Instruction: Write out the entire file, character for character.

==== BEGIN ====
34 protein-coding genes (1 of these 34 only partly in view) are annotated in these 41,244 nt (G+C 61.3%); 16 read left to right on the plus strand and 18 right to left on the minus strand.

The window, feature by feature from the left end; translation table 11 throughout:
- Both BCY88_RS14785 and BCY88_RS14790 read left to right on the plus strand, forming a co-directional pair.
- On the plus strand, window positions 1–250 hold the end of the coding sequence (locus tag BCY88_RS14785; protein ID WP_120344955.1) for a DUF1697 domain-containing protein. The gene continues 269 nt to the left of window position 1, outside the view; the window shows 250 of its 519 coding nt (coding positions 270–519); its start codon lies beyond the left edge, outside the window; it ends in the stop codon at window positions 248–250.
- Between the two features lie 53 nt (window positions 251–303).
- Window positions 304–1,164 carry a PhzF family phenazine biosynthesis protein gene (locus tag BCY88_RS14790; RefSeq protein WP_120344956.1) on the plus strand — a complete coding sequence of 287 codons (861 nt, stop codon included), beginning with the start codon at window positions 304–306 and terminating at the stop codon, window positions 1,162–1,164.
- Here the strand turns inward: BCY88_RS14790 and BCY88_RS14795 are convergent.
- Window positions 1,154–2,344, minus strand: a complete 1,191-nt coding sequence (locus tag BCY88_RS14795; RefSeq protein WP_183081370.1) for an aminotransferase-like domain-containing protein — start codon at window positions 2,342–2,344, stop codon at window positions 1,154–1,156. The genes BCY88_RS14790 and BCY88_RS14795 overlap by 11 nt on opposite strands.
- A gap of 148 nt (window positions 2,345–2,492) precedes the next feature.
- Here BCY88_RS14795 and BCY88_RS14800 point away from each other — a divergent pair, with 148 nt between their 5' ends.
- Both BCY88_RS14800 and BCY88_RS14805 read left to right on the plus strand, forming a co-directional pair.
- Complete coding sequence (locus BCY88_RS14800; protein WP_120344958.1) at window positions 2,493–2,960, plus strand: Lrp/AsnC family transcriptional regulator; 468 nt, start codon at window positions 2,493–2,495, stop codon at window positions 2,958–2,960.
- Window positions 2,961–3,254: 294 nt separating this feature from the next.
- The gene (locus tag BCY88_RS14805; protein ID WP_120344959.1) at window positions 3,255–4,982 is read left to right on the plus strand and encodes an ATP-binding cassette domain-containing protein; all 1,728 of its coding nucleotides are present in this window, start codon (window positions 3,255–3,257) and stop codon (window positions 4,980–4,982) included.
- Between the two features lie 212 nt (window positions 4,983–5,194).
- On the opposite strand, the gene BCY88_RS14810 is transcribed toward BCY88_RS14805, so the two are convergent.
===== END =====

34 protein-coding genes (1 of these 34 only partly in view) are annotated in these 41,244 nt (G+C 61.3%); 16 read left to right on the plus strand and 18 right to left on the minus strand.

The window, feature by feature from the left end; translation table 11 throughout:
- Both BCY88_RS14785 and BCY88_RS14790 read left to right on the plus strand, forming a co-directional pair.
- On the plus strand, window positions 1–250 hold the end of the coding sequence (locus tag BCY88_RS14785; protein ID WP_120344955.1) for a DUF1697 domain-containing protein. The gene continues 269 nt to the left of window position 1, outside the view; the window shows 250 of its 519 coding nt (coding positions 270–519); its start codon lies beyond the left edge, outside the window; it ends in the stop codon at window positions 248–250.
- Between the two features lie 53 nt (window positions 251–303).
- Window positions 304–1,164 carry a PhzF family phenazine biosynthesis protein gene (locus tag BCY88_RS14790; RefSeq protein WP_120344956.1) on the plus strand — a complete coding sequence of 287 codons (861 nt, stop codon included), beginning with the start codon at window positions 304–306 and terminating at the stop codon, window positions 1,162–1,164.
- Here the strand turns inward: BCY88_RS14790 and BCY88_RS14795 are convergent.
- Window positions 1,154–2,344, minus strand: a complete 1,191-nt coding sequence (locus tag BCY88_RS14795; RefSeq protein WP_183081370.1) for an aminotransferase-like domain-containing protein — start codon at window positions 2,342–2,344, stop codon at window positions 1,154–1,156. The genes BCY88_RS14790 and BCY88_RS14795 overlap by 11 nt on opposite strands.
- A gap of 148 nt (window positions 2,345–2,492) precedes the next feature.
- Here BCY88_RS14795 and BCY88_RS14800 point away from each other — a divergent pair, with 148 nt between their 5' ends.
- Both BCY88_RS14800 and BCY88_RS14805 read left to right on the plus strand, forming a co-directional pair.
- Complete coding sequence (locus BCY88_RS14800; protein WP_120344958.1) at window positions 2,493–2,960, plus strand: Lrp/AsnC family transcriptional regulator; 468 nt, start codon at window positions 2,493–2,495, stop codon at window positions 2,958–2,960.
- Window positions 2,961–3,254: 294 nt separating this feature from the next.
- The gene (locus tag BCY88_RS14805; protein ID WP_120344959.1) at window positions 3,255–4,982 is read left to right on the plus strand and encodes an ATP-binding cassette domain-containing protein; all 1,728 of its coding nucleotides are present in this window, start codon (window positions 3,255–3,257) and stop codon (window positions 4,980–4,982) included.
- Between the two features lie 212 nt (window positions 4,983–5,194).
- On the opposite strand, the gene BCY88_RS14810 is transcribed toward BCY88_RS14805, so the two are convergent.